Pinnacle of “fake goods”: Setting up a Twitter account for a fake K-pop group but acting like a real idol to trick the online community

Tram Ho

With a series of singers and groups possessing both appearance and quality expertise, K-pop has gained a great reputation among the international music community in recent years. This helps them attract many fans worldwide, not just limited to the Asian market. However, for this reason, many individuals have taken advantage of the heat of K-pop to profit for themselves.

Recently, a Twitter account called @ 6irly (stylized by girly) – supposedly a new K-pop group about to debut, has been exposed by netizens: In fact, there is no 6irly name on the Korean music map, all just fake plays to user interaction sentences. Within 2 days of creating an account, @ 6irly has quickly earned over 2000 followers. After being exposed, this account owner immediately deleted all posts on Twitter, but it was inevitable for the quick and quick eyes of the online community.

Đỉnh cao hàng fake: Lập tài khoản Twitter cho 1 nhóm K-pop giả nhưng hoạt động như idol thật để lừa cộng đồng mạng - Ảnh 1.

Users @ 95vore quickly exposed the screen of @ 6irly on Twitter.

The first person to discover this play was Sophi Barbarics, account holder @ 95vore. She said that @ 6irly first posted on Twitter on March 16 but under the name @ 6irlfriend. This helped them quickly attract attention to K-pop fans by “imitating” GFriend, a girl group that is extremely attractive to fans in Korea. Both names have relatively similar pronunciation – yeoja chingu. Out of curiosity and a bit of anger, many GFriend fans immediately commented on @ 6irly’s first tweet (now still called @ 6irlfriend), and naturally helped the fake ones get the Attention from the online community.

A long-time K-pop fan, Sophi said she was suspicious as soon as the name @ 6irlfriend / @ 6irly appeared on Twitter: “ I am always careful with groups that haven’t debuted yet and have been active on social networks. Association, because this is not the first time someone has set up a fake account for personal gain . ” Then one day, they changed their name to @ 6irly, announced the second member of the group and even wrote their profile on Kprofiles just like real professional idols.

Not stopping there, after learning more, Sophi discovered that this fake group is owned by a music company called JCM Entertaiment. However, the company stopped working online 4 years ago after their group, 4L, disbanded in 2016. In addition, Im Da-Eun member photo that @ 6irly confidently published actually Instagrammer again @ryun__aa. The performance of the fake is officially exposed.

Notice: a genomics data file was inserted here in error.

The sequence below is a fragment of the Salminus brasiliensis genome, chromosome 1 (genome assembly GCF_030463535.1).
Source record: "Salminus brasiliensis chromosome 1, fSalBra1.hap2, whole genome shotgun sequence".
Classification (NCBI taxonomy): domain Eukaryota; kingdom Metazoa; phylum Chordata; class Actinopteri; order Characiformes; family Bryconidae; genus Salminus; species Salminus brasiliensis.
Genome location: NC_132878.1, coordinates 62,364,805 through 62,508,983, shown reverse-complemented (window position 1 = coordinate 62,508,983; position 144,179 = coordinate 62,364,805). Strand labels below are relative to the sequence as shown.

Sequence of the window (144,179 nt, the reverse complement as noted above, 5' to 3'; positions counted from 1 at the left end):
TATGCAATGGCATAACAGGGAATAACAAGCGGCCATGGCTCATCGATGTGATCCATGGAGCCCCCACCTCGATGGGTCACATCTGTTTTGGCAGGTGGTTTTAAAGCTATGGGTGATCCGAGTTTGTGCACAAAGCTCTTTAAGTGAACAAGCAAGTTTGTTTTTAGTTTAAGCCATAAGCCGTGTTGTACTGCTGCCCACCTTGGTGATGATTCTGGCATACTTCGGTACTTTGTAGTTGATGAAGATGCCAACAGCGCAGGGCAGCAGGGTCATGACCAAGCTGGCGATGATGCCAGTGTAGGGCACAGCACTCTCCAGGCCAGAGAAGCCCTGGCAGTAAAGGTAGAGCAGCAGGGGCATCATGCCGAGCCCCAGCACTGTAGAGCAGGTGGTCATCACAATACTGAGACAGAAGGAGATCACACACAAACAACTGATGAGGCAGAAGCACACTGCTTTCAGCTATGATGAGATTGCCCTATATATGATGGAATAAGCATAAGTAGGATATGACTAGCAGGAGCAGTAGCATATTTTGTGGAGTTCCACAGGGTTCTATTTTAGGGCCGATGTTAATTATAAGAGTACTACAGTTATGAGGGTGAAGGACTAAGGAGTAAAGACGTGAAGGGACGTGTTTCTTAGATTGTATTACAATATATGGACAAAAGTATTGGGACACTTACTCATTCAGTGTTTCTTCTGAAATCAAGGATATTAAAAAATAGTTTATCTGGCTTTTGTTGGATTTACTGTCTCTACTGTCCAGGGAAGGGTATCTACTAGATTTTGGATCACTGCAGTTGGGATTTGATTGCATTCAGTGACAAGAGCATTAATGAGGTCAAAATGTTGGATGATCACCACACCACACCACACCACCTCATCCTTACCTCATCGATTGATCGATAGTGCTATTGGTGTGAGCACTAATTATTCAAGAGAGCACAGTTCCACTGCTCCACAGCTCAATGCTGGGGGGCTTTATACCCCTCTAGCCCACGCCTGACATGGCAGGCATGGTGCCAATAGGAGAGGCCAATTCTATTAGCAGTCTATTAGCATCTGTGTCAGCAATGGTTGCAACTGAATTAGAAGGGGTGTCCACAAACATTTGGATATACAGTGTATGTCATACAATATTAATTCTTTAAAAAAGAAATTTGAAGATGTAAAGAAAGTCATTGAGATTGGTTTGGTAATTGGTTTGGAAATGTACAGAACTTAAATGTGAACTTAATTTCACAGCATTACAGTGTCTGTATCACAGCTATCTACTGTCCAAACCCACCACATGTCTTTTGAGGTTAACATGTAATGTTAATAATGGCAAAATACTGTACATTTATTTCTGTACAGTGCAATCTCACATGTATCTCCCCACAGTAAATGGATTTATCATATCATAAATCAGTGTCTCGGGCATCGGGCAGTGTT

Đỉnh cao hàng fake: Lập tài khoản Twitter cho 1 nhóm K-pop giả nhưng hoạt động như idol thật để lừa cộng đồng mạng - Ảnh 2.

@ 6irly made GFriend’s fans outraged when using the same name as their idol.

Đỉnh cao hàng fake: Lập tài khoản Twitter cho 1 nhóm K-pop giả nhưng hoạt động như idol thật để lừa cộng đồng mạng - Ảnh 3.

The member photo of @ 6irly is actually taken from the account of an anonymous Instagrammer in Korea.

Later, @ 6irly acknowledged their entire behavior and said they only wanted to promote a girl group “nugu” – a term referring to small, unknown Korean artists. Sophi said: “ Because they were exposed so early, maybe this is just a harmless troll only, and they are of no benefit other than fooling some gullible gullible people. However, if it lasts for about a week, 2 weeks or even longer, they absolutely can attract more than 10,000 followers and start to benefit themselves . ” A few hours after speaking up, the @ 6irly account was officially deleted.

However, the “aftershocks” that @ 6irly left still exist on many websites. Someone has created Twitter accounts for the virtual members of this group, set up a website to update their activities like a true artist. Kprofile or Kpopping sites have deleted the membership profile of @ 6irly, but when searching on Google, they still have results like this.

Đỉnh cao hàng fake: Lập tài khoản Twitter cho 1 nhóm K-pop giả nhưng hoạt động như idol thật để lừa cộng đồng mạng - Ảnh 4.

Many K-pop sites quickly went on 6irly’s member profiles, but they were immediately deleted.

As mentioned above, this is not the first time fake K-pop groups appear on social networks, especially Twitter, to fool fans. In 2016, a girl group called the Lion Girls of Hunus Entertainment suddenly caught attention on both Twitter and Instaram, and was even reported by Soompi. However, it quickly ended when Hunus Entertainment announced that they had nothing to do with the group.

Another noteworthy incident in April 2019 even had more difficult twists, showing the unpredictability of using social networks. The object this time is a group called Purplebeck, under the staff of Majesty Entertainment. The group’s Twitter account has very good interaction with fans, even following them enthusiastically. However, on July 11, a number of tweets suddenly exposed the identity of the group with evidence that their agency was not found, causing many fans to think that this was a trick. again.

However, shortly after, Majesty Entertainment corrected the incident, confirming that Purplebeck was the group they debuted in June. In addition, they also cited the company’s official website, which is full of information. System, and hope fans sympathize because the site is still under construction.

However, after such fake incidents, many K-pop fans are now extremely wary whenever a new group appears on social networks. Sophi shared the easiest signs is that there is no information of the company, using selfie photos of “artists” to promote instead of taking professional pictures or using Korean / English in the wrong way. Too much grammar.

According to the Insider

Share the news now

Source : Genk